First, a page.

Feeding, 2009

Stephen Hilger didn’t photograph what became known as “Lower Mid-City,” New Orleans, in hopes of saving it. He photographed it after it could no longer be saved.

Lust, Desire, and Longing Behind-the-Scenes at Japan’s Love Hotels

Belgian photographer Zaza Bertrand doesn’t speak Japanese and was only able to gather bits and pieces of words exchanged between the people she met in the country’s popular rabuhos, or love hotels. The mystery was part of the appeal.

These ‘Shop Cats’ In Hong Kong Will Make You Smile

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© Marcel Heijnen, ‘Hong Kong Shop Cats’ #5, Hong Kong 2016, Courtesy Blue Lotus Gallery, Hong Kong

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© Marcel Heijnen, ‘Hong Kong Shop Cats’ #18, Hong Kong 2016, Courtesy Blue Lotus Gallery, Hong Kong

After decades of living with cats, Dutch photographer Marcel Heijnen found himself in Hong Kong without one to call his own. Then he met Dau Ding. And Ah Dai, and Siu Faa, and Fei Zai, the shop cats of the Sai Ying Pun and Sheung Wan neighborhoods.

Confessions from a Wild West Ghost Town (Sponsored)

Bodie, California, USA. Old haunted gold rush ghost town.

View of Bodie © Julien McRoberts / Offset

Bodie, California, USA. Old haunted gold rush ghost town.

Old car © Julien McRoberts / Offset

When New York City-based photographer and Offset artist Julien McRoberts drove around the bend and into Bodie, a ghost town in Northern California, the sight stopped her in her tracks: “I had to get my jaw off of the ground.” Before her eyes rose the remains of the Wild West, but unlike so many towns from the gold rush era, this one was preserved, trapped in the 19th century.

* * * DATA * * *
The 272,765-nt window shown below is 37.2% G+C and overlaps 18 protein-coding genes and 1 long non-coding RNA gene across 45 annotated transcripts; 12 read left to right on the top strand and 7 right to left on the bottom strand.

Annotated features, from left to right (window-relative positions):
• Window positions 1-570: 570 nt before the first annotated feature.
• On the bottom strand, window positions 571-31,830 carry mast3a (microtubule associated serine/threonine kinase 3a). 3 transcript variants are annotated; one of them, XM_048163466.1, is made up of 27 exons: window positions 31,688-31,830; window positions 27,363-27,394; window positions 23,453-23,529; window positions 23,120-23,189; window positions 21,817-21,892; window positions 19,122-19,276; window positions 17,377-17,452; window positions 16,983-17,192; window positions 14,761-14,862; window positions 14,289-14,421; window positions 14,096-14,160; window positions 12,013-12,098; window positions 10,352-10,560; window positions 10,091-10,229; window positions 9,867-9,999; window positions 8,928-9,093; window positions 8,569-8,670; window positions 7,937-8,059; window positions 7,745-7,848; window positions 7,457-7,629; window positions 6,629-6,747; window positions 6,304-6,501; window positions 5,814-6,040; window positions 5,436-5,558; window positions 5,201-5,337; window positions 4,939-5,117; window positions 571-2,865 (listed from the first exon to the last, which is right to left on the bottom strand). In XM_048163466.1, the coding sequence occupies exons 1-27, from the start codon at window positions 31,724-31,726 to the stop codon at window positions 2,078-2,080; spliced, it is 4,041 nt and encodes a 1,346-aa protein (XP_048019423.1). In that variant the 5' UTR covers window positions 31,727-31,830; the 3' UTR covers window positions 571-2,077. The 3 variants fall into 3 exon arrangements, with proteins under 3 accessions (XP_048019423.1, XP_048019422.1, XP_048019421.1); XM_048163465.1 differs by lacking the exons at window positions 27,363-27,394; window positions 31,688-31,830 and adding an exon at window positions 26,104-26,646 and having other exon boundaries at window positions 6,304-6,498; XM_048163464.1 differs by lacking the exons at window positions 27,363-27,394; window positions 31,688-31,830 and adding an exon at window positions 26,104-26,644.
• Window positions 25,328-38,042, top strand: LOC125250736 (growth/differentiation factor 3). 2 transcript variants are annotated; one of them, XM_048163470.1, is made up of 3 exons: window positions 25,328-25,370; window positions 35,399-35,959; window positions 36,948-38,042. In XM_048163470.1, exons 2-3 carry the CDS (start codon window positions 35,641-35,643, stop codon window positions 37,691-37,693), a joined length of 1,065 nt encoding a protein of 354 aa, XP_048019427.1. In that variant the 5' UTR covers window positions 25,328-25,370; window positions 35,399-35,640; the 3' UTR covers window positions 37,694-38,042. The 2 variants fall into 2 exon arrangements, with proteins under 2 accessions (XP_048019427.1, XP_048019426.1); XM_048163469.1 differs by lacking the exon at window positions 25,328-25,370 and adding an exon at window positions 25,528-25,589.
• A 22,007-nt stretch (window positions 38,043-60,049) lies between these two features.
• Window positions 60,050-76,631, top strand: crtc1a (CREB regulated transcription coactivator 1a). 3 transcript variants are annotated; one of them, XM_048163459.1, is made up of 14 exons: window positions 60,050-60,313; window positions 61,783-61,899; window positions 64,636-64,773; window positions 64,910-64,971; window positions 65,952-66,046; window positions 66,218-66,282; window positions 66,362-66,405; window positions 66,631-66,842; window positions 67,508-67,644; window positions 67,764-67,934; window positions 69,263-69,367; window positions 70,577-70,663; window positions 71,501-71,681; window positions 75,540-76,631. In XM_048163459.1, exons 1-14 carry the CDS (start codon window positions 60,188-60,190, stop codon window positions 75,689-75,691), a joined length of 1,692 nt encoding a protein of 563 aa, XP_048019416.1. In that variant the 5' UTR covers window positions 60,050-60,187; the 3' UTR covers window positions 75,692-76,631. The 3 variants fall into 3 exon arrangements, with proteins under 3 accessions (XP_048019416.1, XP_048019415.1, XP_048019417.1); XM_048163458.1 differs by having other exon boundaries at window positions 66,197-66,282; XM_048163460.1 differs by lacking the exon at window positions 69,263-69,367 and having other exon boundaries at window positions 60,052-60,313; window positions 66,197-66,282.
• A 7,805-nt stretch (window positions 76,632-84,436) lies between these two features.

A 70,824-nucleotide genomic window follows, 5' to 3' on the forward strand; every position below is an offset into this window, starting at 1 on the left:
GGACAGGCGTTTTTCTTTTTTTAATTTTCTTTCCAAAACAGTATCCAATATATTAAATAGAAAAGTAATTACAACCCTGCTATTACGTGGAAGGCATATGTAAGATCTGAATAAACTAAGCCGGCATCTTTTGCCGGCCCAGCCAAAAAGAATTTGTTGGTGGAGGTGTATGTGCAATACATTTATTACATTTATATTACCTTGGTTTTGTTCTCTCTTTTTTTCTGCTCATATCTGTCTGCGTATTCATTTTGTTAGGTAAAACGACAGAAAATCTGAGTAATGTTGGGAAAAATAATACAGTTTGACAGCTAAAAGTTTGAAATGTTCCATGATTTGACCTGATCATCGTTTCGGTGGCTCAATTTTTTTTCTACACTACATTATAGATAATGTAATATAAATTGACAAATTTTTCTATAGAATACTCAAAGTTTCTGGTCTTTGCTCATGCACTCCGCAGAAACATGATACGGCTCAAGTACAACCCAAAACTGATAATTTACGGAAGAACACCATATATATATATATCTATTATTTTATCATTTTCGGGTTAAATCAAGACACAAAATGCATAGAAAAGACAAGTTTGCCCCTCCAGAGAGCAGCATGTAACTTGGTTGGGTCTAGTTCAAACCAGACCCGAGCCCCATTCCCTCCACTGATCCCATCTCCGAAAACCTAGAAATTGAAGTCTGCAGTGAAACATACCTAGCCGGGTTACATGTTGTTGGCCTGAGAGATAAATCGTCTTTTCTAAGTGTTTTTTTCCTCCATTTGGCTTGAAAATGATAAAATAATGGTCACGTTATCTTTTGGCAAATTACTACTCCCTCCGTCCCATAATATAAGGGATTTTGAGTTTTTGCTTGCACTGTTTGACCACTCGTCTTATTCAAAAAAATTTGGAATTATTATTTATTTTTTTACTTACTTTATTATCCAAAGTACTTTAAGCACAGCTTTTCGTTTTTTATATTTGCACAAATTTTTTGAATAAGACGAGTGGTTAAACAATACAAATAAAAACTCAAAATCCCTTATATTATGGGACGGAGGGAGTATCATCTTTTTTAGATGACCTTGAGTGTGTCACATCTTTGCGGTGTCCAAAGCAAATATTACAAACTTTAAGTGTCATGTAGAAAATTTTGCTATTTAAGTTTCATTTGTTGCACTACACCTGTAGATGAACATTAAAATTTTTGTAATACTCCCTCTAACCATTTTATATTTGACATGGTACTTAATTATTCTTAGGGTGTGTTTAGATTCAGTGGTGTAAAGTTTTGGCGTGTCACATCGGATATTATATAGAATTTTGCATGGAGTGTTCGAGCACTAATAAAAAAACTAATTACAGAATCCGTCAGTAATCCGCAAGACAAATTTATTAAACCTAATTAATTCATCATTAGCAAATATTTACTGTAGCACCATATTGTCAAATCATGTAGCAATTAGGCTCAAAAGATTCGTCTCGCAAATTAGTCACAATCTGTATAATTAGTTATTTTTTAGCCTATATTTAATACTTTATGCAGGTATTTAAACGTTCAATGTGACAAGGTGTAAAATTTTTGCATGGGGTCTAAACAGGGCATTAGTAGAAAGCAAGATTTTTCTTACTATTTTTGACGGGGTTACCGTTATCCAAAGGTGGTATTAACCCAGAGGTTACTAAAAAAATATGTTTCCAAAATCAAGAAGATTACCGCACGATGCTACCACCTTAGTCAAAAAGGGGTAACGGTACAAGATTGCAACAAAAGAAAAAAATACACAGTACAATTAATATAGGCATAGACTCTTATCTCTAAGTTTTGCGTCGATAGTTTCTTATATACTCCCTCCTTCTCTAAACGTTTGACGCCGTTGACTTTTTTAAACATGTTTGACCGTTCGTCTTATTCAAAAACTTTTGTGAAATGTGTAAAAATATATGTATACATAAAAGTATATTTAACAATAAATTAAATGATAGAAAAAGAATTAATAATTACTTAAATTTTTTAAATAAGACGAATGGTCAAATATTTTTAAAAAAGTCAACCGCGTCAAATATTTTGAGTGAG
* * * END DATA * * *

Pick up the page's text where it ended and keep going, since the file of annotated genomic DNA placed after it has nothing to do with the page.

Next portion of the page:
Breathtaking Images of Syria Before the Civil War (Sponsored)

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Azm Palace in Hama © Lisa Limer / Offset

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A rural village © Lisa Limer / Offset

In the spring of 2001, Rhode Island-based photographer Lisa Limer traveled to Syria on assignment for a leading travel magazine. When the photographs were, as she puts it, “at the printers, ready to run,” the story was abruptly shut down, and her breathtaking photographs of Syria were not published.

Looking back on the images she took in Syria, Limer can’t help but feel the ache of all that’s been lost in the last fifteen years and in the wake of civil war. “I know now that most everything that I photographed has been destroyed,” she admits, her mind whirling back fifteen years. She walked through Damascus and Aleppo, captured Homs before it was all but razed to the ground.

In 2015, close to the anniversary of her visit, the ancient city of Palmyra, which holds treasures dating back to centuries before the Common Era and was once held by the Roman Empire, was seised by the Islamic State of Iraq and the Levant. In the intervening year, ISIL would execute its prisoners at the ancient Roman Theatre at Palmyra; the 82-year-old archeologist Khaled al-Asaad would be interrogated regarding the locations of the site’s antiquities, and he would die safeguarding the information.

The Azm Palace, built during the Ottoman Empire, the Umayyad Mosque, considered one of the most holy sites in the world, and The Church of Saint Simeon Stylites, the single oldest remaining Byzantine church, still stand.

When asked if she felt nervous flying to Syria so many moons before the Civil War, Limer says simply, “I had no apprehension.” She trusted her own footing there, and although she made sure to dress according to the country’s conservative status quo—she was, in her words, “certainly aware of her womanhood”—Limer suggests that her gender was also an asset, allowing her to approach and photograph local women as they made their way throughout the cities.

Still, the photographer felt the tremors of a country in pain. “Even in 2001, you felt the sadness,” she explains, adding “In all my travels, I had never left a country feeling more depressed.” With a government guide watching over ever move she made, she witnessed the aftermath of conflicts and failed uprisings; her eyes lingered over “bullet holes and burnt out buildings.”

Limer reflects on her 2001 trip to Syria with melancholy and an inescapable longing for something that left many years ago: “This trip could now never be repeated. Regrettably, it is what makes this experience unforgettable.”

Limer’s work from Syria is represented by Offset.